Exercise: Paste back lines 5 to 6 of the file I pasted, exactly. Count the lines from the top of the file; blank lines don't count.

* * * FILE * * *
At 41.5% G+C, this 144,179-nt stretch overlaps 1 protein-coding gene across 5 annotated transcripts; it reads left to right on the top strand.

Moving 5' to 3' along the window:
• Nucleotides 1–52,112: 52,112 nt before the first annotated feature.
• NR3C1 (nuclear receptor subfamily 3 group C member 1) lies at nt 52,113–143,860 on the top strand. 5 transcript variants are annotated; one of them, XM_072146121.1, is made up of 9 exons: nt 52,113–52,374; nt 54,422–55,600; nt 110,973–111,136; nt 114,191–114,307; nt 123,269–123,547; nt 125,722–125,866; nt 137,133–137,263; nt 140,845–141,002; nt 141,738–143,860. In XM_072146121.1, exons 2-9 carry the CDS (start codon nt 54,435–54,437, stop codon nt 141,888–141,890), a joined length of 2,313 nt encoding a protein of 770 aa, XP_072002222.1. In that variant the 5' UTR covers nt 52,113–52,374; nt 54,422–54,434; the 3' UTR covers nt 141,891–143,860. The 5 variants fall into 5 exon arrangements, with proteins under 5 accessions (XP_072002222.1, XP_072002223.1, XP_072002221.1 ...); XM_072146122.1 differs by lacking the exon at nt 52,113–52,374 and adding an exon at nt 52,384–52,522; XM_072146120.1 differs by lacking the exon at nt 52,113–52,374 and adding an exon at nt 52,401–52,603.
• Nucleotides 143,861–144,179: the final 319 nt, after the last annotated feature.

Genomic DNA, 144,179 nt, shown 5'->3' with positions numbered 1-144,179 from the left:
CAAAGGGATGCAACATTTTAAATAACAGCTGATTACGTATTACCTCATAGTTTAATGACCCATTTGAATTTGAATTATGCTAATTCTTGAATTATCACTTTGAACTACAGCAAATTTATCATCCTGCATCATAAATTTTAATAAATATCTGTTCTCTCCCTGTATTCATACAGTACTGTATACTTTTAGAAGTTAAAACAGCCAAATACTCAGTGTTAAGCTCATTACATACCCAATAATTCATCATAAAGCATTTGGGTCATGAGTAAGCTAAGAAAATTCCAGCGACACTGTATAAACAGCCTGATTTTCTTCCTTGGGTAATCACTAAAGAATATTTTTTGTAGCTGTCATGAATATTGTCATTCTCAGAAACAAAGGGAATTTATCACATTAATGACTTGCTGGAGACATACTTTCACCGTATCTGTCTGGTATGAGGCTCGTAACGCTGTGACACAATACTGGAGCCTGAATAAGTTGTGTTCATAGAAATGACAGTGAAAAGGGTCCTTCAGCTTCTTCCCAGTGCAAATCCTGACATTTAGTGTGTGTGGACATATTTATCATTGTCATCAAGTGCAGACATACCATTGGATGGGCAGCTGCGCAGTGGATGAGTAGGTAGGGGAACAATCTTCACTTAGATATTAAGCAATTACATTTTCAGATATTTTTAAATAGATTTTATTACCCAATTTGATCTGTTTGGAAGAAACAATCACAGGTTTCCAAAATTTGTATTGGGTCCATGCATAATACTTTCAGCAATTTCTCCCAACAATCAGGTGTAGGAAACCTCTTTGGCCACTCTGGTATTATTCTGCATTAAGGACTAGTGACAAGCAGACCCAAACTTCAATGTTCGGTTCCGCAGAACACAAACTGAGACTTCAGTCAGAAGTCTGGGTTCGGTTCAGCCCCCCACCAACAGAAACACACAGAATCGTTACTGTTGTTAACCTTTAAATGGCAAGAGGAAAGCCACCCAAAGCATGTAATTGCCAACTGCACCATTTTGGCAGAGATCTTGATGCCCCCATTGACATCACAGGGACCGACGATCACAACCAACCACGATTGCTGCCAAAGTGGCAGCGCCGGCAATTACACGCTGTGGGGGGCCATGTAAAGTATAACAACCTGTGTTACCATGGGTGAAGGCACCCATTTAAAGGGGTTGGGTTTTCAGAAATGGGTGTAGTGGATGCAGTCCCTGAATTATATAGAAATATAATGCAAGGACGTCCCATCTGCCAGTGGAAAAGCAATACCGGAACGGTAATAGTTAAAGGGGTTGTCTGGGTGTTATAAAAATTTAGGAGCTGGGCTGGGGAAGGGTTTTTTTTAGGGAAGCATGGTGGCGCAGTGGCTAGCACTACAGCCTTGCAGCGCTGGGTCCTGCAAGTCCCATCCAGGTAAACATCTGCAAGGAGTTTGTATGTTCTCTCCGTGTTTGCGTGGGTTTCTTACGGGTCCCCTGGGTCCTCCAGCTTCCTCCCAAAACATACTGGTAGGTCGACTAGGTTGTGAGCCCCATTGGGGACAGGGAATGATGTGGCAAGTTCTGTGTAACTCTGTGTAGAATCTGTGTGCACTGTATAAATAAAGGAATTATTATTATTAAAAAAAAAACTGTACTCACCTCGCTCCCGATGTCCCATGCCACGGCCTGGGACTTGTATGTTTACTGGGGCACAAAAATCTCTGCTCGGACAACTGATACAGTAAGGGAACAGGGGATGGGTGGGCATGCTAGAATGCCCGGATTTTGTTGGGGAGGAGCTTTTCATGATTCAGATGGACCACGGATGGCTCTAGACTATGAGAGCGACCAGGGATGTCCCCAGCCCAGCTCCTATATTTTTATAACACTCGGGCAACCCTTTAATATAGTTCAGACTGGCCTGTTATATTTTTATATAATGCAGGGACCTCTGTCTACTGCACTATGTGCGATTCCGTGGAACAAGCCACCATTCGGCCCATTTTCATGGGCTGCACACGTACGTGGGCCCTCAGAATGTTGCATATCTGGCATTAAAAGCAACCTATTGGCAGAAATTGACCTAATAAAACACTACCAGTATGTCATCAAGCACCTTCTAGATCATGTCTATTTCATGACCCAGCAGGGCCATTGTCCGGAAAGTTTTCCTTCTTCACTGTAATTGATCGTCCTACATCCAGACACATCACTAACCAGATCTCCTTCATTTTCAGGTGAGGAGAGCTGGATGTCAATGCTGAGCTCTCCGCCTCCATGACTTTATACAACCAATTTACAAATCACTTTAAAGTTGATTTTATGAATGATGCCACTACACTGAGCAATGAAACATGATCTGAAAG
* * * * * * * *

• Nucleotides 143,861–144,179: the final 319 nt, after the last annotated feature.

Genomic DNA, 144,179 nt, shown 5'->3' with positions numbered 1-144,179 from the left: